IMG_2069UPDATED 24th June 2013:  An update to the plugin broke this code and made me realised there was an error in it. This is now fixed in the sample code in this post.

I love Yoast’s Google Analytics and SEO plugins. Great products, frequently updated with fixes and new features, and pretty comprehensive in what they do. And FREE with pretty unintrusive donate links.

But today I found a real hole with the Google Analytics plugin’s outbound and download link tracking: it only applies to links in post content, post excerpts, nav menus, compatible widgets and comments. That’s a pretty comprehensive list of places, but if you generate links outside of these places – perhaps using post meta, as I do – then outbound or download tracking won’t be applied.

I’ve got a support request open, and until I get a response to that the following description and solution remain “in beta”!

A dangerous assumption

The problem arose because I assumed that the plugin, with download/outbound tracking enabled, would add the tracking to all links. Perhaps by using some javascript to scan the loaded page for A tags and adding the onclick event to them once the page had loaded.

But it turns out that it uses WordPress filters on various parts of the content to add the links when generating a page in PHP. The filters are added like this:

if ( ( isset( $options['trackoutbound'] ) && $options['trackoutbound'] ) ||
	                ( isset( $options['trackcrossdomain'] ) && $options['trackcrossdomain'] )
	        ) {
	                // filters alter the existing content
	                add_filter( 'the_content', array( 'GA_Filter', 'the_content' ), 99 );
	                add_filter( 'widget_text', array( 'GA_Filter', 'widget_content' ), 99 );
	                add_filter( 'the_excerpt', array( 'GA_Filter', 'the_content' ), 99 );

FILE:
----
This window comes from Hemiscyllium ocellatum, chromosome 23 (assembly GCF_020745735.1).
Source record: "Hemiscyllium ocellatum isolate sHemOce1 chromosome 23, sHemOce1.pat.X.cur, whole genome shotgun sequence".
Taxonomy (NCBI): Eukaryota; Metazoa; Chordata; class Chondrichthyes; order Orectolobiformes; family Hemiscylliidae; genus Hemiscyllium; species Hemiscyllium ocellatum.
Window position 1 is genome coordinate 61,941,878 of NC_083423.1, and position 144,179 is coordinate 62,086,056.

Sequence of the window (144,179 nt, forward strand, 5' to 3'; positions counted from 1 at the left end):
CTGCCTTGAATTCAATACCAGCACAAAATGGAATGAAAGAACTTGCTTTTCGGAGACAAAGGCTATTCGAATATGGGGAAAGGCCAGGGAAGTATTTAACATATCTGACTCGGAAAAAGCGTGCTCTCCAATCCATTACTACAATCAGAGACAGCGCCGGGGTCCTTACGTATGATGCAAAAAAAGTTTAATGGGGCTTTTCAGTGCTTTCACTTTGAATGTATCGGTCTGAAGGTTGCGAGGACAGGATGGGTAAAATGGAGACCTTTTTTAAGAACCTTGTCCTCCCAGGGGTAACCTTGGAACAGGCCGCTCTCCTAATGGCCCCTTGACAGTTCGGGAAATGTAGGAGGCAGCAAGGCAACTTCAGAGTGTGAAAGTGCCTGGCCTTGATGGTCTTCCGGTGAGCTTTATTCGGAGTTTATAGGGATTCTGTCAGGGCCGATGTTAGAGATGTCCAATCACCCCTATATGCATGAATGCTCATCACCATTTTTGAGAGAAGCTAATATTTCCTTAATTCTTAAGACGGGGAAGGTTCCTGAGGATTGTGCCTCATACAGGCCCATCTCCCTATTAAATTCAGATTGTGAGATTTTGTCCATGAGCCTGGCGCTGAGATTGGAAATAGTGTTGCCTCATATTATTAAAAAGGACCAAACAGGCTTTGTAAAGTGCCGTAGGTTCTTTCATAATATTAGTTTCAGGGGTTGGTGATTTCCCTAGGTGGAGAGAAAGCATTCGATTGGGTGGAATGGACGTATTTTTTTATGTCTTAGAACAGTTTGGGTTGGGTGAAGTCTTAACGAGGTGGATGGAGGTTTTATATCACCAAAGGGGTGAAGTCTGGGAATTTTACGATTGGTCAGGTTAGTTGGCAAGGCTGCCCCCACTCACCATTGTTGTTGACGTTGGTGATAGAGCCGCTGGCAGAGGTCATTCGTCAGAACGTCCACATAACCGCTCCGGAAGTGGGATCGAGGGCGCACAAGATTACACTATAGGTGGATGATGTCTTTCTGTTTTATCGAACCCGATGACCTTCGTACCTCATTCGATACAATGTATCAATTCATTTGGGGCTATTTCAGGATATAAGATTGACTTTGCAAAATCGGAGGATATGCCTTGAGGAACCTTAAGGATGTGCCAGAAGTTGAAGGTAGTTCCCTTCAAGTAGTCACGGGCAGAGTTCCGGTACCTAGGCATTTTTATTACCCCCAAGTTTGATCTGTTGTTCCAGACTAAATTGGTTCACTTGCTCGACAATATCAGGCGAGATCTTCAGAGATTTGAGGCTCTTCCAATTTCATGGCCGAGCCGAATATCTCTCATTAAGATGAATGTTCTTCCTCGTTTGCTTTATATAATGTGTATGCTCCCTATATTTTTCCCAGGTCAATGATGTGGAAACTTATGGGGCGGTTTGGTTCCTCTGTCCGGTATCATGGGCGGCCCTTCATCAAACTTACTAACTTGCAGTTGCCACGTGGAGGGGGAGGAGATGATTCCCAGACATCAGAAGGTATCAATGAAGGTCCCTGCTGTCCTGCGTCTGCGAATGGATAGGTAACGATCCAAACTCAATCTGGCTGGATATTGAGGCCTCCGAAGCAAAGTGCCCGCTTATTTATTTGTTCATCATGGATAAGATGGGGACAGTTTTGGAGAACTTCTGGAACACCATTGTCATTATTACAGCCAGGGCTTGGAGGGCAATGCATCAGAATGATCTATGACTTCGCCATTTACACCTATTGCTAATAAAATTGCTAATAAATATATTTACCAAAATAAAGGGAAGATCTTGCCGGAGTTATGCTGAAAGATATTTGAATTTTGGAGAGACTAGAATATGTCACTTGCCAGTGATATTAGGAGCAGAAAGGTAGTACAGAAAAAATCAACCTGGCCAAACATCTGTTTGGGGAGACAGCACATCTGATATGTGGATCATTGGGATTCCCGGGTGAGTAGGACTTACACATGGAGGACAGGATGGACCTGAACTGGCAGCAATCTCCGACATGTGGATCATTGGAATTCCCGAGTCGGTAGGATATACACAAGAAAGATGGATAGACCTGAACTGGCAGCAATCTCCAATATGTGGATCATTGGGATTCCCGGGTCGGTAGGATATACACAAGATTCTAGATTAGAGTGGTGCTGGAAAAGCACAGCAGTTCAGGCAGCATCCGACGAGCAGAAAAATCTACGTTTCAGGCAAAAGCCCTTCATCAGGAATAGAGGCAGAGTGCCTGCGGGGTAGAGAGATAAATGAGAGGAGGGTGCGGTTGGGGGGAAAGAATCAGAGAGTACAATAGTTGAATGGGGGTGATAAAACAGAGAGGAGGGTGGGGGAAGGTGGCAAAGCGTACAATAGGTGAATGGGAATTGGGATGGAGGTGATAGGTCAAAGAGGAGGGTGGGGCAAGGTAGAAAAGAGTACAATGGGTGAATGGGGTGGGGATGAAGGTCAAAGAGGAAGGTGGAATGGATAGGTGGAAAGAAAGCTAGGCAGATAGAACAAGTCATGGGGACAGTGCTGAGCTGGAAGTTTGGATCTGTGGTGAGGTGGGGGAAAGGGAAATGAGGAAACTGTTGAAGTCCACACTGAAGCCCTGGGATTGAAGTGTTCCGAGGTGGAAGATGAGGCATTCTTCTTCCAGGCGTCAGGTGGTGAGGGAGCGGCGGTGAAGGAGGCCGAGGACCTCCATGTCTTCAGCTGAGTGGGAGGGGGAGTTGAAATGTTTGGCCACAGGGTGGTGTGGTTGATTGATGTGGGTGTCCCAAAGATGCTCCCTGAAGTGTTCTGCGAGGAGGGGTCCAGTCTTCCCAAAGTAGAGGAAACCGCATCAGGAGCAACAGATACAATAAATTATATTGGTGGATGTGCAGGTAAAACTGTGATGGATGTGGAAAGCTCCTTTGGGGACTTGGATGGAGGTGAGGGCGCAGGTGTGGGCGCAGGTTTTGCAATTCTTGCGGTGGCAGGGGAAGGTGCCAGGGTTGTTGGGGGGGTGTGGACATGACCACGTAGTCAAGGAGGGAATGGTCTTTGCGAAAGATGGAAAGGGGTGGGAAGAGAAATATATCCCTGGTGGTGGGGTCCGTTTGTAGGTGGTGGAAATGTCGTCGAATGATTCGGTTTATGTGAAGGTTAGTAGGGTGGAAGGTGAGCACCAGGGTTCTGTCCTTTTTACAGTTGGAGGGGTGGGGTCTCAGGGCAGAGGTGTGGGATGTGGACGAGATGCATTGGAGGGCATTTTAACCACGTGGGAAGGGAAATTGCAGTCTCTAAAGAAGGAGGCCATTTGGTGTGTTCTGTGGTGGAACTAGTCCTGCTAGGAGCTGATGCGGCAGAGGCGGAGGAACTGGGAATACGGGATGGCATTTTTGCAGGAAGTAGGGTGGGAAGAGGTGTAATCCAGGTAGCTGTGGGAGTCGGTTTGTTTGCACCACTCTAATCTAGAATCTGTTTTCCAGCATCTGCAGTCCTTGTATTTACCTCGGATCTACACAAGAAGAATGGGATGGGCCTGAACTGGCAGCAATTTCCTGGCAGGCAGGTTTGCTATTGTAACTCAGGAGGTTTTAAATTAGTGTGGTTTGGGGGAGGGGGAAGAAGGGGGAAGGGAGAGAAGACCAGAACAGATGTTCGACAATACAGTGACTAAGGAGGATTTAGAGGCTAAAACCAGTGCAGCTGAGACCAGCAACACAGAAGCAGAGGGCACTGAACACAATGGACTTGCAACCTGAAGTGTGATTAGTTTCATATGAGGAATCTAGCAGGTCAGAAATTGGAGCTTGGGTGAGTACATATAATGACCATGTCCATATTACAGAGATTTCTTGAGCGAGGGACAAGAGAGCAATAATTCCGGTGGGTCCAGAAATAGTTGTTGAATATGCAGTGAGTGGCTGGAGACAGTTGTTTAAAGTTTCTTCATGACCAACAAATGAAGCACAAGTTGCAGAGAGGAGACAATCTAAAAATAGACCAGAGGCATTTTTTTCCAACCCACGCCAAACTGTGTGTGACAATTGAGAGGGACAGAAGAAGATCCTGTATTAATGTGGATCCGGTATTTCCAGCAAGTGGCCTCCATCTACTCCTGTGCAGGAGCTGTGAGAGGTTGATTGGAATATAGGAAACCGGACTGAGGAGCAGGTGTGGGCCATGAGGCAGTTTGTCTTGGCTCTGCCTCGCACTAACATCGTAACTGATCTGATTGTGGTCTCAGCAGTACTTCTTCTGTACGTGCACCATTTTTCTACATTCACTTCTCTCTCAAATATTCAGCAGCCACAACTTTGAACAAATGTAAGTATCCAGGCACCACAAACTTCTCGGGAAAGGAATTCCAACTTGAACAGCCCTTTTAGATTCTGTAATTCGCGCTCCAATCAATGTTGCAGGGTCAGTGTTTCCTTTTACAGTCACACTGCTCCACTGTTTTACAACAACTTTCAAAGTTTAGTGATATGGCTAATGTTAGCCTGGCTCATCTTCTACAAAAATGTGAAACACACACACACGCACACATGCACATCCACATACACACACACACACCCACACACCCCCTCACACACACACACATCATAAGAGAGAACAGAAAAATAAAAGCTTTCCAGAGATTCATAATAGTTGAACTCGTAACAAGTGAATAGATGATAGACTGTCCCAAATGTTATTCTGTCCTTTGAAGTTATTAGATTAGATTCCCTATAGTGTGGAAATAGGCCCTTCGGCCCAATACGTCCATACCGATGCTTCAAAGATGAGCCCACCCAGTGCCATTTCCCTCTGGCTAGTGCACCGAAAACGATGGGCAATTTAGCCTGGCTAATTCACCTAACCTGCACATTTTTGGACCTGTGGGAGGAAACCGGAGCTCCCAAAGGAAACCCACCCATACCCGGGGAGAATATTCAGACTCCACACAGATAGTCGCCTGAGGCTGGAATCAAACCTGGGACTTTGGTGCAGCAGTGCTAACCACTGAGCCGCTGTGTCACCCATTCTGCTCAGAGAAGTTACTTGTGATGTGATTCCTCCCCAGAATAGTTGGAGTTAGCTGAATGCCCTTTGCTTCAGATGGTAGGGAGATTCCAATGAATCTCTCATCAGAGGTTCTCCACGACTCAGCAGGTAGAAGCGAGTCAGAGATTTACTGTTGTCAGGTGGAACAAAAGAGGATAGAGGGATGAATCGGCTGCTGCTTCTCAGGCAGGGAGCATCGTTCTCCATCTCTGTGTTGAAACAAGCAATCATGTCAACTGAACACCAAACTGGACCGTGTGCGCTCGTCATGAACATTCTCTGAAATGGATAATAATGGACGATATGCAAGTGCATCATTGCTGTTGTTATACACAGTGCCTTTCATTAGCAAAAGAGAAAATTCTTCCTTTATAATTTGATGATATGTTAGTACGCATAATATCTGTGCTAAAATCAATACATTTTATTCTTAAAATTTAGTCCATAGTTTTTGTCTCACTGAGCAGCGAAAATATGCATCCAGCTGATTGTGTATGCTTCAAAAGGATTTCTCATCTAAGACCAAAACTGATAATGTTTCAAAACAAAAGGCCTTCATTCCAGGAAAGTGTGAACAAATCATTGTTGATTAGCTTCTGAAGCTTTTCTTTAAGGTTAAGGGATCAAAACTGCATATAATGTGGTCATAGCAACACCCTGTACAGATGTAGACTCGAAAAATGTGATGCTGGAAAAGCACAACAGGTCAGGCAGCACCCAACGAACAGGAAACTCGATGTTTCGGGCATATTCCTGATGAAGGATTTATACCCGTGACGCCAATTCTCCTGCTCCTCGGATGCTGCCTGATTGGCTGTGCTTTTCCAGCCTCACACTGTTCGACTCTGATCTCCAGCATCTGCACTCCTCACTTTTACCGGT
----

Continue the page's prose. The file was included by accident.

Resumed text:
add_filter( 'comment_text', array( 'GA_Filter', 'comment_text' ), 99 );
	                add_filter( 'get_bookmarks', array( 'GA_Filter', 'bookmarks' ), 99 );
	                add_filter( 'get_comment_author_link', array( 'GA_Filter', 'comment_author_link' ), 99 );
	                add_filter( 'wp_nav_menu', array( 'GA_Filter', 'nav_menu' ), 99 );
	        }

And I’m doing something like this, which isn’t picked up by those filters:

$url = get_post_meta( get_the_ID(), '_some_meta_var', true );
printf('<a href="&quot;%s">%s</a>, $url, "My download");

After scanning the plugin’s source code, I decided that I’d try manually running the links I was generating through a function to add them. The function I created looks like this:

/*
 * It turns out that the Google Analytics for WordPress plugin that I use
 * doesn't filter ALL links. So I need to add the tracking code manually.
 * This function does that.
 *
 * $link should be a formatted HTML a tag, not just a URL.
 */
function oikos_add_yoast_ga_to_link( $link ) {
	global $yoast_ga;
	if (is_a($yoast_ga, 'GA_Filter')) {
		$link = $yoast_ga->the_content($link);
	}
	return $link;
}

And my new code for printing the links to my meta-data generated links looks like this:

$url = get_post_meta( get_the_ID(), '_some_meta_var', true );
$link = sprintf('<a href="%s">%s</a>, $url, "My download");
echo oikos_add_yoast_ga_to_link( $link );

The issue here is if Yoast change the GA_Filter class or the nature of the the_content method of that class in an update then this may stop working.

I’m hoping that my support forum post might generate a “correct” way of doing this. But for the meantime, this method is tested and works. You just need to make sure you add it wherever you need it!